I was reading about the GSM frames used in GSM communication. One thing pretty unusual caught my eye.

Training Sequence: This is used by the receiver’s equalizer as it estimates the transfer characteristic of the physical path between the BTS and the MS. The training sequence is 26 bits long.

26 bits training sequence: This training sequence is used as a timing reference and for equalisation. There is a total of eight different bit sequences that may be used, each 26 bits long. The same sequence is used in each GSM slot, but nearby base stations using the same radio frequency channels will use different ones, and this enables the mobile to differentiate between the various cells using the same frequency.

These are the definitions about the Training Sequence from 2 different sources. But, why would someone put the training sequence in the middle of a frame? Wouldn't it be more clever for the training sequence to be in the beginning of the frame so it can train the equalized for what is to come next?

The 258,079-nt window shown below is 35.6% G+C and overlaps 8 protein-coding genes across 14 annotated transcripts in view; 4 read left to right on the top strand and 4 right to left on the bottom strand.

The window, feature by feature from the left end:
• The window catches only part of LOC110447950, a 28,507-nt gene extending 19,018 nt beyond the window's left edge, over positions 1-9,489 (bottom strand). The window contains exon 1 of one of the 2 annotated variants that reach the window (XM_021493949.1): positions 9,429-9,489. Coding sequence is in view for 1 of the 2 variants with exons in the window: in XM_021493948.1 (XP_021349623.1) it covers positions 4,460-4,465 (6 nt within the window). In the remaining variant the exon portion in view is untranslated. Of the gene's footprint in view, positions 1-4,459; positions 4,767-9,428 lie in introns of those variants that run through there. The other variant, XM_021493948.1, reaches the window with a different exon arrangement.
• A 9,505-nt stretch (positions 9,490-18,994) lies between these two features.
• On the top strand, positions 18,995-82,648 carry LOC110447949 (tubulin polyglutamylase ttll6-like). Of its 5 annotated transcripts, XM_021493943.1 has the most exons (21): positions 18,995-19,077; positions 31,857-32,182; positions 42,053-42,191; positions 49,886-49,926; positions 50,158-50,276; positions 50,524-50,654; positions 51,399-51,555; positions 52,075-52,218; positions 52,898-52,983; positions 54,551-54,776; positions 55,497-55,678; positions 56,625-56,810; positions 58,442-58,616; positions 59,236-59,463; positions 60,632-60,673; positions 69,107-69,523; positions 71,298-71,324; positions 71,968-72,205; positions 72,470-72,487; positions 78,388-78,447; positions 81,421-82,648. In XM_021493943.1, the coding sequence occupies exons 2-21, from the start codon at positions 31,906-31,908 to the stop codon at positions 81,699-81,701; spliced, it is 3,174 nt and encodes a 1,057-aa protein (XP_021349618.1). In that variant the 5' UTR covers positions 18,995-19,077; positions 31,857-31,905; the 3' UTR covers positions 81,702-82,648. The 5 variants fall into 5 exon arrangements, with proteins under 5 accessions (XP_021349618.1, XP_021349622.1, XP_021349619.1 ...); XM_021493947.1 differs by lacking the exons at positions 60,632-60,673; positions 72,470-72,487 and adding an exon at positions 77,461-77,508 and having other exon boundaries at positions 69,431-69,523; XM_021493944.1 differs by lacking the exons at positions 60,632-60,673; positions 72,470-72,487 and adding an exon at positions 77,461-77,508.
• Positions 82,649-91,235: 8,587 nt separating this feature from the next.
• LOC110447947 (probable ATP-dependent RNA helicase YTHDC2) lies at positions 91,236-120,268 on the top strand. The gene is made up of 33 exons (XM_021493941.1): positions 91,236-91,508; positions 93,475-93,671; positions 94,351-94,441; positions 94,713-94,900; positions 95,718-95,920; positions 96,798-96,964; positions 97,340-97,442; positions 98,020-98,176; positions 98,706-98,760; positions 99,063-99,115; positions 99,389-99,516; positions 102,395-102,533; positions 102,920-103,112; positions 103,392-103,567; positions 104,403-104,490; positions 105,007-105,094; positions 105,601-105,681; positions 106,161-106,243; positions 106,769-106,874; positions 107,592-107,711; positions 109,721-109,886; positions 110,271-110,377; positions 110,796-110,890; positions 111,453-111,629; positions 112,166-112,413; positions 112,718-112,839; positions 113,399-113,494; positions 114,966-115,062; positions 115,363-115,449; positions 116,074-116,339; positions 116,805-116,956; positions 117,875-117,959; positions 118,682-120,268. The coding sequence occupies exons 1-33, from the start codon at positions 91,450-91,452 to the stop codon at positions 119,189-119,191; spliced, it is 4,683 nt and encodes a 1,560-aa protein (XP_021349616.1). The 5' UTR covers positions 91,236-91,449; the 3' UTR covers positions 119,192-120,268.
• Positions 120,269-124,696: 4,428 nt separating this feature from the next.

enter image description here


The raw data for each packet is buffered anyway, so it doesn't really matter where in the packet the training data is placed. Equalization is applied to the entire pakcet in the buffer once the parameters are calculated.

However, there is the issue of timing jitter between adjacent packets, which, in the worst case, causes the ends of the packets to overlap. This is the reason for the "guard period" in your diagram. Also, channel characteristics such as multipath can cause energy to "leak" from one packet to another (a form of intersymbol interference) even if there's no direct overlap. Putting the training data in the center of the packet timeslot subjects it to the least amount of time-domain contamination, giving the best results for equalization.

| improve this answer | |
  • \$\begingroup\$ how does this related to the coherence time or coherence bandwidth? \$\endgroup\$ – Kristof Tak Jul 23 '14 at 12:23
  • 1
    \$\begingroup\$ Coherence time is basically how long a particular equalizer setting is useful. Since you get only one setting per packet, the coherence time needs to be at least as long as the packet. \$\endgroup\$ – Dave Tweed Jul 23 '14 at 12:33

Your Answer

By clicking “Post Your Answer”, you agree to our terms of service, privacy policy and cookie policy

Not the answer you're looking for? Browse other questions tagged or ask your own question.